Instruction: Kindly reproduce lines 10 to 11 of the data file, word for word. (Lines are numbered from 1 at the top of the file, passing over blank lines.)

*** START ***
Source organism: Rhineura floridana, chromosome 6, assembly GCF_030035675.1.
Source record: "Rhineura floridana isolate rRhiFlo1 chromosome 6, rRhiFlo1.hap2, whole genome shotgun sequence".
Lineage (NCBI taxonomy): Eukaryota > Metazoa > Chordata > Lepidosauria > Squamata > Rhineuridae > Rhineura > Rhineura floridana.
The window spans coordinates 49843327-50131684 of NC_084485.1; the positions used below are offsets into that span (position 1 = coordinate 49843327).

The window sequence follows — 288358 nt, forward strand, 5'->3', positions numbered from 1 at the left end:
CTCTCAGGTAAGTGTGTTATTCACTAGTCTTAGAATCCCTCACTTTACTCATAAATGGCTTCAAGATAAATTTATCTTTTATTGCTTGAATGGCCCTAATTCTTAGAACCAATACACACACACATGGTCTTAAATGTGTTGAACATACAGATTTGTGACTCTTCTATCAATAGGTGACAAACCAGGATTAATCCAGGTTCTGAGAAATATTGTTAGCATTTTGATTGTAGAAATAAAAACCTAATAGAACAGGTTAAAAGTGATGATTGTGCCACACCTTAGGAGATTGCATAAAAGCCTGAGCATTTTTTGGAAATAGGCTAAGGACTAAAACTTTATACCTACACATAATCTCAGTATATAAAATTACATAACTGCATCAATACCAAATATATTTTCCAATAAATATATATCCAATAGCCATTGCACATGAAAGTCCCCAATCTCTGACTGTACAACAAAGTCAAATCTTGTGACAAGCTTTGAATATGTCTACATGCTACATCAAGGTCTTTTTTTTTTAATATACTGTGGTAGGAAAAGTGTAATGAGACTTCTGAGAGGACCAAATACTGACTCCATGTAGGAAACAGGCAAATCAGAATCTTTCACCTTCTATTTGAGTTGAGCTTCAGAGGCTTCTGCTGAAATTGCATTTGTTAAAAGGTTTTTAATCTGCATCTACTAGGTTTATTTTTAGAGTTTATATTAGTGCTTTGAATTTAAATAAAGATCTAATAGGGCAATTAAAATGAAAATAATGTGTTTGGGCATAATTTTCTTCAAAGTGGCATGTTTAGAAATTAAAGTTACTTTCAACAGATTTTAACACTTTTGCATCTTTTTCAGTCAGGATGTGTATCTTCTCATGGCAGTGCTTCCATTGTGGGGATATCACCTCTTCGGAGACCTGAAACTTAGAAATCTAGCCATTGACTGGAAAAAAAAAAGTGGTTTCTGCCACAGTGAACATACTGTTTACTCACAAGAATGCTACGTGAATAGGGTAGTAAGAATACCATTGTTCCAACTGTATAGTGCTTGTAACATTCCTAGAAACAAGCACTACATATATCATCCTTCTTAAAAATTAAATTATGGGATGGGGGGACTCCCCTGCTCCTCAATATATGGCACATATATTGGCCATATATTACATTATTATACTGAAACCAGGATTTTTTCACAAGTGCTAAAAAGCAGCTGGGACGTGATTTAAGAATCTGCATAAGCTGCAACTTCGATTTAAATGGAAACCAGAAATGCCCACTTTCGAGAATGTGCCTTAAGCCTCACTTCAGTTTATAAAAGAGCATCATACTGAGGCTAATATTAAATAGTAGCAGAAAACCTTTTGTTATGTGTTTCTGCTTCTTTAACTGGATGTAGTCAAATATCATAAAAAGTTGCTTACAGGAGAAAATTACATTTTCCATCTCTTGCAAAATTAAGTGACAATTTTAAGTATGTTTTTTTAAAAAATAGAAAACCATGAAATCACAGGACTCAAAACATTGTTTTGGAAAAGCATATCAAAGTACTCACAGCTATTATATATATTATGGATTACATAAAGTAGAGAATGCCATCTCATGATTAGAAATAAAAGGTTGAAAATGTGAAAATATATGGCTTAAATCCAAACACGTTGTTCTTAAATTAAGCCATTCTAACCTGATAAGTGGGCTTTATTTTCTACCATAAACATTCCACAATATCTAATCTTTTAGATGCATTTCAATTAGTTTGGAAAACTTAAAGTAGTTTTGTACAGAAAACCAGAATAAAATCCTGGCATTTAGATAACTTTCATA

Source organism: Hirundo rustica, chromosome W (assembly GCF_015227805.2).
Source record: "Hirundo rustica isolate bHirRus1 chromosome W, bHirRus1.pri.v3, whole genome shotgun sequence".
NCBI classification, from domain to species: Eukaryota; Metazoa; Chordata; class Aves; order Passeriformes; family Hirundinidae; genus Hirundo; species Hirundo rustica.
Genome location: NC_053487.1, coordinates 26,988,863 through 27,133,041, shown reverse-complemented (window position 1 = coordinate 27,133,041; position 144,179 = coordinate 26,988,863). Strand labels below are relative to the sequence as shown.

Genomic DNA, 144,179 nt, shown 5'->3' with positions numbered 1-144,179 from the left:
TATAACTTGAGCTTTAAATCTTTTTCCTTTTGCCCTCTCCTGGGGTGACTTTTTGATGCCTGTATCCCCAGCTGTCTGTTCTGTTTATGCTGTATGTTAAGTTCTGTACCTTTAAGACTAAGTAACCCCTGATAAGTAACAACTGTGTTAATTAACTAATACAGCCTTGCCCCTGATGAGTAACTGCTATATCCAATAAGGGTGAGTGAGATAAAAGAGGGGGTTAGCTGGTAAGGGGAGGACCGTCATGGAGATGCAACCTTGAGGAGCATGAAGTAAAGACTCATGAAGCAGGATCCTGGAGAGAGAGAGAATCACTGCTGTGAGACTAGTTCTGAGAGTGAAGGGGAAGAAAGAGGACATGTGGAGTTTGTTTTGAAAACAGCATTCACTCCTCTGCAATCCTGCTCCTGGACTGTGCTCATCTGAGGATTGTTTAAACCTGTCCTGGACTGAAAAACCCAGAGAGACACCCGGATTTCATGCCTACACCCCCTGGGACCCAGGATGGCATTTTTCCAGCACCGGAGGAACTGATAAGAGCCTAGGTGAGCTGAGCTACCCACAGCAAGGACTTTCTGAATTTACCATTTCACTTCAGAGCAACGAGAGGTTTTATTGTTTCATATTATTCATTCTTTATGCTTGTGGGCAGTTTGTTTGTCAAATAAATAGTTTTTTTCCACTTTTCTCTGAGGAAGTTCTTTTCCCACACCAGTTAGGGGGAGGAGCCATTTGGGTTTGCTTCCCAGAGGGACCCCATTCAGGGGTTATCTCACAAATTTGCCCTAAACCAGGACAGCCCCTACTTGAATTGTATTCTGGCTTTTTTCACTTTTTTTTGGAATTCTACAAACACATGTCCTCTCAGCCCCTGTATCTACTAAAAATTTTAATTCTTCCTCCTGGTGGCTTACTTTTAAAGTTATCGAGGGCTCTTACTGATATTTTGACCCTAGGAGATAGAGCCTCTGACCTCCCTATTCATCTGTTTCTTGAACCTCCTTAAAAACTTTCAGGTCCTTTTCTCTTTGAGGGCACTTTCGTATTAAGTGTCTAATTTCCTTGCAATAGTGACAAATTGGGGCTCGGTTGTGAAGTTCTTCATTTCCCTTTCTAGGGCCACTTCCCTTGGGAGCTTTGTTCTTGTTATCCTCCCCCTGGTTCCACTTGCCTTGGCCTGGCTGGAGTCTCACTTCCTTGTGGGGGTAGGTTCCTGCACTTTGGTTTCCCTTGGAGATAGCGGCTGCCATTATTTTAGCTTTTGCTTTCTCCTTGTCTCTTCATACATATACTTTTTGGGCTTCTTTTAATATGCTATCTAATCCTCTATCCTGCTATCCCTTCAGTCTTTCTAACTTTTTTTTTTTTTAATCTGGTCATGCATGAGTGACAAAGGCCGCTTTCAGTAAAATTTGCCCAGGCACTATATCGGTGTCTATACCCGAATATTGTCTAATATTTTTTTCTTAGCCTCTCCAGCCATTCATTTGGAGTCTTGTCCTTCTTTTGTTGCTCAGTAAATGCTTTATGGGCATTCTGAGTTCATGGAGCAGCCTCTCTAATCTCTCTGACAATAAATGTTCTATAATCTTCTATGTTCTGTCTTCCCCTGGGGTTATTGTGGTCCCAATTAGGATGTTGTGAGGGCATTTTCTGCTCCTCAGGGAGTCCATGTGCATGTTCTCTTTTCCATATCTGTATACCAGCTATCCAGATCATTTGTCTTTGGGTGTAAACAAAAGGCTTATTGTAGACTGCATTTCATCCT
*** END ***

Genome location: NC_053487.1, coordinates 26,988,863 through 27,133,041, shown reverse-complemented (window position 1 = coordinate 27,133,041; position 144,179 = coordinate 26,988,863). Strand labels below are relative to the sequence as shown.

Genomic DNA, 144,179 nt, shown 5'->3' with positions numbered 1-144,179 from the left: